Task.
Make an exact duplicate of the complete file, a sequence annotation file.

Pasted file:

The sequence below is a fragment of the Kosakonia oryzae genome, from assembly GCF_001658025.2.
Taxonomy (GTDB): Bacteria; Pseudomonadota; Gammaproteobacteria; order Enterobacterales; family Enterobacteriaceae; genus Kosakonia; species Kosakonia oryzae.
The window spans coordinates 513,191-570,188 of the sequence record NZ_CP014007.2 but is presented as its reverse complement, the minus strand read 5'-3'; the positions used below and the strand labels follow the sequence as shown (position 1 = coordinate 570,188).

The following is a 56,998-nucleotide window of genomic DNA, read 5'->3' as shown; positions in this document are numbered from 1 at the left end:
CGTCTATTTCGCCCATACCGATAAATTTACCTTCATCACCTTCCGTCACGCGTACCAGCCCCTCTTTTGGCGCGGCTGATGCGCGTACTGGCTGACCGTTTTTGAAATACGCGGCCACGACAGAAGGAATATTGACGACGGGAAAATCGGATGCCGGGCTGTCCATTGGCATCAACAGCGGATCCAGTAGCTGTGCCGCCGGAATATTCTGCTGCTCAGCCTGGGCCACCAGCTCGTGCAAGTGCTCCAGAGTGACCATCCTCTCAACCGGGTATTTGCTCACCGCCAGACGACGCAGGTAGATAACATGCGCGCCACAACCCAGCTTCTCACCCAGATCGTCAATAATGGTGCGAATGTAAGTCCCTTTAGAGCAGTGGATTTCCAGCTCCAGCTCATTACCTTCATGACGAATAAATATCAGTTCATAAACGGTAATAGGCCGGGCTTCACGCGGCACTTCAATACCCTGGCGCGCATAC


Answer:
The sequence below is a fragment of the Kosakonia oryzae genome, from assembly GCF_001658025.2.
Taxonomy (GTDB): Bacteria; Pseudomonadota; Gammaproteobacteria; order Enterobacterales; family Enterobacteriaceae; genus Kosakonia; species Kosakonia oryzae.
The window spans coordinates 513,191-570,188 of the sequence record NZ_CP014007.2 but is presented as its reverse complement, the minus strand read 5'-3'; the positions used below and the strand labels follow the sequence as shown (position 1 = coordinate 570,188).

The following is a 56,998-nucleotide window of genomic DNA, read 5'->3' as shown; positions in this document are numbered from 1 at the left end:
CGTCTATTTCGCCCATACCGATAAATTTACCTTCATCACCTTCCGTCACGCGTACCAGCCCCTCTTTTGGCGCGGCTGATGCGCGTACTGGCTGACCGTTTTTGAAATACGCGGCCACGACAGAAGGAATATTGACGACGGGAAAATCGGATGCCGGGCTGTCCATTGGCATCAACAGCGGATCCAGTAGCTGTGCCGCCGGAATATTCTGCTGCTCAGCCTGGGCCACCAGCTCGTGCAAGTGCTCCAGAGTGACCATCCTCTCAACCGGGTATTTGCTCACCGCCAGACGACGCAGGTAGATAACATGCGCGCCACAACCCAGCTTCTCACCCAGATCGTCAATAATGGTGCGAATGTAAGTCCCTTTAGAGCAGTGGATTTCCAGCTCCAGCTCATTACCTTCATGACGAATAAATATCAGTTCATAAACGGTAATAGGCCGGGCTTCACGCGGCACTTCAATACCCTGGCGCGCATAC